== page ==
Having one the worse offensive efficiencies in high leverage possessions likely agrees with the “eye test” of most diehard Spurs fans hoping for, but not getting, those 4th quarter comebacks. The largest predictor of offensive performance is shooting accuracy and the chart below shows a similar pattern to the previous. The Spurs are 22nd in the league in true shooting percentage (55.4%) in medium leverage possessions. Across the league, as teams encounter high-leverage possessions, most teams display a decline in true shooting percentage with league average reduction of -2.4%. But the Spurs display the 4th most precipitous decline in the NBA of -7.6% (55.6% —> 48.7%).
Turnovers can also be complicit in the reduction of offensive efficiency. The Spurs have the 4th best turnover rate in the NBA in medium leverage possessions of 12.7 per 100 possessions (league average of 14.0). Unfortunately, in high leverage possessions, the Spurs drop to 24th in the league in turnover rate (14.1 vs league average of 12.4). Hey…if you read that closely you might have noticed something. The league average in turnover rate DECREASES in high leverage possessions. That’s correct. Teams with skilled, potent lead handlers like the Lakers (Lebron), Suns (CP3), Raptors (Freddy All-Star), Bulls (DeMar), and Max (Luka) show significant decreases in turnover rate when the games get tight.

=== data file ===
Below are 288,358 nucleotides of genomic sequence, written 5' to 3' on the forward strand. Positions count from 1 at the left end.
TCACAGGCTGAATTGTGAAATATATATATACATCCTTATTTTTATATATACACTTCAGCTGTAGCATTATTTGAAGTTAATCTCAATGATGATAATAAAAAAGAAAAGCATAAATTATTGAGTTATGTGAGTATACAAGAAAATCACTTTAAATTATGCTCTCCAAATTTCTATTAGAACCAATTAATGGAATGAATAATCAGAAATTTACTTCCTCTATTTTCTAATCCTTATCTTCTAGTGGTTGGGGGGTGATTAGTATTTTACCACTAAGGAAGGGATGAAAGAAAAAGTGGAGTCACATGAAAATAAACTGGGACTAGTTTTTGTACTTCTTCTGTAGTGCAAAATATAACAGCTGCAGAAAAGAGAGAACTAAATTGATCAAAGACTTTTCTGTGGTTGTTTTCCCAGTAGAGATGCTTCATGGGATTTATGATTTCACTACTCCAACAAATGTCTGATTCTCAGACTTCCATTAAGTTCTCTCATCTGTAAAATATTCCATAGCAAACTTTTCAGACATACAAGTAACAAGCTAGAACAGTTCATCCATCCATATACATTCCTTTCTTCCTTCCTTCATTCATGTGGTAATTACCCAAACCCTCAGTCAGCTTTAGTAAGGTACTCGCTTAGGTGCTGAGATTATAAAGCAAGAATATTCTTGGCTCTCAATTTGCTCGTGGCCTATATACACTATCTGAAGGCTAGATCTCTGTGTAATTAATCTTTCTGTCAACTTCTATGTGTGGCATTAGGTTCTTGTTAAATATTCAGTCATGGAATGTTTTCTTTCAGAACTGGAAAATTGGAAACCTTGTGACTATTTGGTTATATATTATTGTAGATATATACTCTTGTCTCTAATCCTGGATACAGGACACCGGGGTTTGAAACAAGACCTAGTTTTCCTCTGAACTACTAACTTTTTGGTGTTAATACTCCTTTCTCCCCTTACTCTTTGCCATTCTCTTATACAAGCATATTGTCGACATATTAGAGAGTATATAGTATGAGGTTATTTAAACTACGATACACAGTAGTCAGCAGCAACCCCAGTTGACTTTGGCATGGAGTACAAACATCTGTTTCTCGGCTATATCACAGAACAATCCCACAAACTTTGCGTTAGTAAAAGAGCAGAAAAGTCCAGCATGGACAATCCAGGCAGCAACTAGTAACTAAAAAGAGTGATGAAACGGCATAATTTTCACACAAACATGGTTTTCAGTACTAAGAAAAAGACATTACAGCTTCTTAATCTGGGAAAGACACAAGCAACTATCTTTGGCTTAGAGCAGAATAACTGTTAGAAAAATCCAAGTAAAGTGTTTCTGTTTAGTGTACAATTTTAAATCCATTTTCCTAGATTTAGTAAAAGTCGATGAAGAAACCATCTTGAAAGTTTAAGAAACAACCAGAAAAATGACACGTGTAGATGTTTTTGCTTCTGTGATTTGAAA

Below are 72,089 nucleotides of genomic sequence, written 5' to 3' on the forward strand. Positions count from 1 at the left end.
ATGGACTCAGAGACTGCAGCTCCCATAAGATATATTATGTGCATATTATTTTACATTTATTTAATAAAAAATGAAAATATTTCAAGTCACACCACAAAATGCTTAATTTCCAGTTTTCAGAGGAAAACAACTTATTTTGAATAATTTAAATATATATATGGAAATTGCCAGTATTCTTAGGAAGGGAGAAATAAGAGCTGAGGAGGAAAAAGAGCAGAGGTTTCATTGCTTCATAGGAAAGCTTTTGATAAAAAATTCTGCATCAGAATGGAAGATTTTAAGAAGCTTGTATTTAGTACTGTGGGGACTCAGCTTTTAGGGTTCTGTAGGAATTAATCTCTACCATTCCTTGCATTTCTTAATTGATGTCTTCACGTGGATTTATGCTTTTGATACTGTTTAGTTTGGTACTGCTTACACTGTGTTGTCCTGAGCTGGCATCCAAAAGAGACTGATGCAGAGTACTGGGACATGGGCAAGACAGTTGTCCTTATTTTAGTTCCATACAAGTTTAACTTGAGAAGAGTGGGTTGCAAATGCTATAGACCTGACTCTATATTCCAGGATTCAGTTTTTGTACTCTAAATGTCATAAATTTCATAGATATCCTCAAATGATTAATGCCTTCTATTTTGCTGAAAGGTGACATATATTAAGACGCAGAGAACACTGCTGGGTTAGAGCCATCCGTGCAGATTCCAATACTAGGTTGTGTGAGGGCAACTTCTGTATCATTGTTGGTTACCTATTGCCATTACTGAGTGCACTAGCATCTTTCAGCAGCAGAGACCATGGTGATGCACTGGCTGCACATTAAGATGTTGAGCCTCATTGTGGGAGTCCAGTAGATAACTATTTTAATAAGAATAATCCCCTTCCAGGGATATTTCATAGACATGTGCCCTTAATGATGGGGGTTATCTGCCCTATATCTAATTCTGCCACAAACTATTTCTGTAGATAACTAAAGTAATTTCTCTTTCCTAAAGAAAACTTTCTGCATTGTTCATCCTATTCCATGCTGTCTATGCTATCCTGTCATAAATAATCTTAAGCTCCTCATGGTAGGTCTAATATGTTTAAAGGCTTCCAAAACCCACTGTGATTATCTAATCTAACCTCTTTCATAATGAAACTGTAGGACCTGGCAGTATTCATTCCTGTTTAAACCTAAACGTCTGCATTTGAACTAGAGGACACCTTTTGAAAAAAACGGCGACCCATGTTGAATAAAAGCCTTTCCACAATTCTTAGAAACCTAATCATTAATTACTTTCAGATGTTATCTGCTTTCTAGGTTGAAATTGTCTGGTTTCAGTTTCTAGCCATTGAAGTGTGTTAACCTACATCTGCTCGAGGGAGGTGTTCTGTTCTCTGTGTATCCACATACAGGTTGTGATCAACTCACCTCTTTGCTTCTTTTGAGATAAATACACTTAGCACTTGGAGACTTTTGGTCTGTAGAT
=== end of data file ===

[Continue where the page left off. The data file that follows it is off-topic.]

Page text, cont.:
The chart above displays turnover rate in medium and high level possession using two different plotting methods. Line charts (left) are excellent to show how data transitions from one experimental state to the next. For example, it becomes clear how drastically the Lakers decrease their turnover rate in high-impact possession. It’s also very apparent how Detroit, with its rookie point guard, heads in the opposite direction. The vertical scatter plots (right) are excellent for showing averages and variance without the clutter of lines. In this plot it’s clear to see that the Spurs are one of five teams that increase their turnover rate in tight possessions.
Assisted Baskets in Tight Games
The final factor I would like to address is the relationship between assists and leverage. The Spurs nearly lead the NBA in the percent of baskets that are assisted. Specifically, the spurs are 2nd in the percentage of 2-point shots that are assisted and 1st in the percent of 3-points shots. Almost more than any team the Spurs use each other’s passing to score. Unfortunately, in high leverage possession this becomes more difficult as the defenses tighten and less cuts result in open shots. The league average decreases from 63.3% of baskets are assisted in medium leverage possession to 56.2% in high leverage possession. But the Spurs are far more drastic by dropping from 67.9% to 55.0%.